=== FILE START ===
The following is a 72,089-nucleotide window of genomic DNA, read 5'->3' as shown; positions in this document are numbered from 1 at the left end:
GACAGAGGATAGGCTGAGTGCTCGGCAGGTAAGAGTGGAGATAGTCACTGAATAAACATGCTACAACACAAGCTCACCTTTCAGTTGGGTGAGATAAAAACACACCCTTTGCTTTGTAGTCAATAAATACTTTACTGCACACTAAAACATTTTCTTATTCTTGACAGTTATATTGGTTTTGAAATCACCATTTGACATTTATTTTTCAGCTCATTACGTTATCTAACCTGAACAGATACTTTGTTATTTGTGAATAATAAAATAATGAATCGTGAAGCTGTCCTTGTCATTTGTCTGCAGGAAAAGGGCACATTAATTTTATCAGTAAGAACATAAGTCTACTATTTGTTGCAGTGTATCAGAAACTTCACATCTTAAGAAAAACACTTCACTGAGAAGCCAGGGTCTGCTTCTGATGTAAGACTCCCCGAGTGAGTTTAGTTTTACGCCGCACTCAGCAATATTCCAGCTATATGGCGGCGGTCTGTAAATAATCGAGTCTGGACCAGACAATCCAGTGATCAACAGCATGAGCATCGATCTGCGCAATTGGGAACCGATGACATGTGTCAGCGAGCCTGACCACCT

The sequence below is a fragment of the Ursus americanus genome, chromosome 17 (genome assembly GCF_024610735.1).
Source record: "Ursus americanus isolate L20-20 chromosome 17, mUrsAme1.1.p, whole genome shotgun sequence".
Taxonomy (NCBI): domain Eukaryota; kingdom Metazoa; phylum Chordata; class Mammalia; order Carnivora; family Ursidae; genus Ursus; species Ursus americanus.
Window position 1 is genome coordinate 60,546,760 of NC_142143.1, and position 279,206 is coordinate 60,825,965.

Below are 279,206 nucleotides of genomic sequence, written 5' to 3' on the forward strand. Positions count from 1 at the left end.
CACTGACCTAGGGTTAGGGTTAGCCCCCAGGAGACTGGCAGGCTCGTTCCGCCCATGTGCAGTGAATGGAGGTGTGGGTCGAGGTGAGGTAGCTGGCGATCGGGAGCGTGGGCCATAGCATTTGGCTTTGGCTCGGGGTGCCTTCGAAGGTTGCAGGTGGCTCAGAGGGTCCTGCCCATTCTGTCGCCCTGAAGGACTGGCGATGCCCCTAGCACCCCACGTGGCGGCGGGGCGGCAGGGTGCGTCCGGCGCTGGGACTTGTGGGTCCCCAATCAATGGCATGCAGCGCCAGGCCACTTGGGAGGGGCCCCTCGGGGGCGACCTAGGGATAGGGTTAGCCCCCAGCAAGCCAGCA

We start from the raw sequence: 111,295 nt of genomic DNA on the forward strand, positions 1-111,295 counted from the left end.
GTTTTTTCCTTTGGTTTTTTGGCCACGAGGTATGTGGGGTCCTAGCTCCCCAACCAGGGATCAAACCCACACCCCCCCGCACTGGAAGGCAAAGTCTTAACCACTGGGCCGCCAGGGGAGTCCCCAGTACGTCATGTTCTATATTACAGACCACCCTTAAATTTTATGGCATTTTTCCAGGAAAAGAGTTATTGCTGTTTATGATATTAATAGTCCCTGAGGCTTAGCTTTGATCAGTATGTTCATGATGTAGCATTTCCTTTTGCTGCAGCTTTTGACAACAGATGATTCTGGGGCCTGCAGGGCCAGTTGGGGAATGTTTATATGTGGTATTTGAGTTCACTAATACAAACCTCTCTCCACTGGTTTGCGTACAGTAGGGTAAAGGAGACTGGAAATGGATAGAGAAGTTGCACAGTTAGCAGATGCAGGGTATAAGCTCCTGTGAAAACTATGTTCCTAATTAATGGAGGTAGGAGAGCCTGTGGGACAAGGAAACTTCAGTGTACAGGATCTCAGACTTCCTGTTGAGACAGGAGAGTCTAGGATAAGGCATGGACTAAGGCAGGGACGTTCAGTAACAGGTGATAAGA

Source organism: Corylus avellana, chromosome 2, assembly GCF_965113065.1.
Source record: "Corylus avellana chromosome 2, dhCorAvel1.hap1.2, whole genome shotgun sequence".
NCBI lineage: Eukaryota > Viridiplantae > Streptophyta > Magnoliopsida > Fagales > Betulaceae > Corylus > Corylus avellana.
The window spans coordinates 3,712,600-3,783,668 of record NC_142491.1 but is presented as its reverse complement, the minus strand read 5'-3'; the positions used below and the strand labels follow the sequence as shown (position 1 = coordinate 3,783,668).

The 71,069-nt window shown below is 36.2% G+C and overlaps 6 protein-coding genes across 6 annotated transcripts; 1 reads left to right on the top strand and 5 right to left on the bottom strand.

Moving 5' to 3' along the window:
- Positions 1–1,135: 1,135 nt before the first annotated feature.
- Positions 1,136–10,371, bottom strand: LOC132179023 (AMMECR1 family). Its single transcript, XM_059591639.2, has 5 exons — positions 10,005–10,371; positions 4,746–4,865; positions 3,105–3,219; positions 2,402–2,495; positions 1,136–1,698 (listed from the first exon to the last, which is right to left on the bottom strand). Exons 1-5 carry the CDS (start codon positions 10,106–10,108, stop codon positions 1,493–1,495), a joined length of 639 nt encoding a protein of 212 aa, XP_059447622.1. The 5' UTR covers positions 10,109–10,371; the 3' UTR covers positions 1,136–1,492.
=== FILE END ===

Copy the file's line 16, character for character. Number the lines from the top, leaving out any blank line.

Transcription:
Moving 5' to 3' along the window: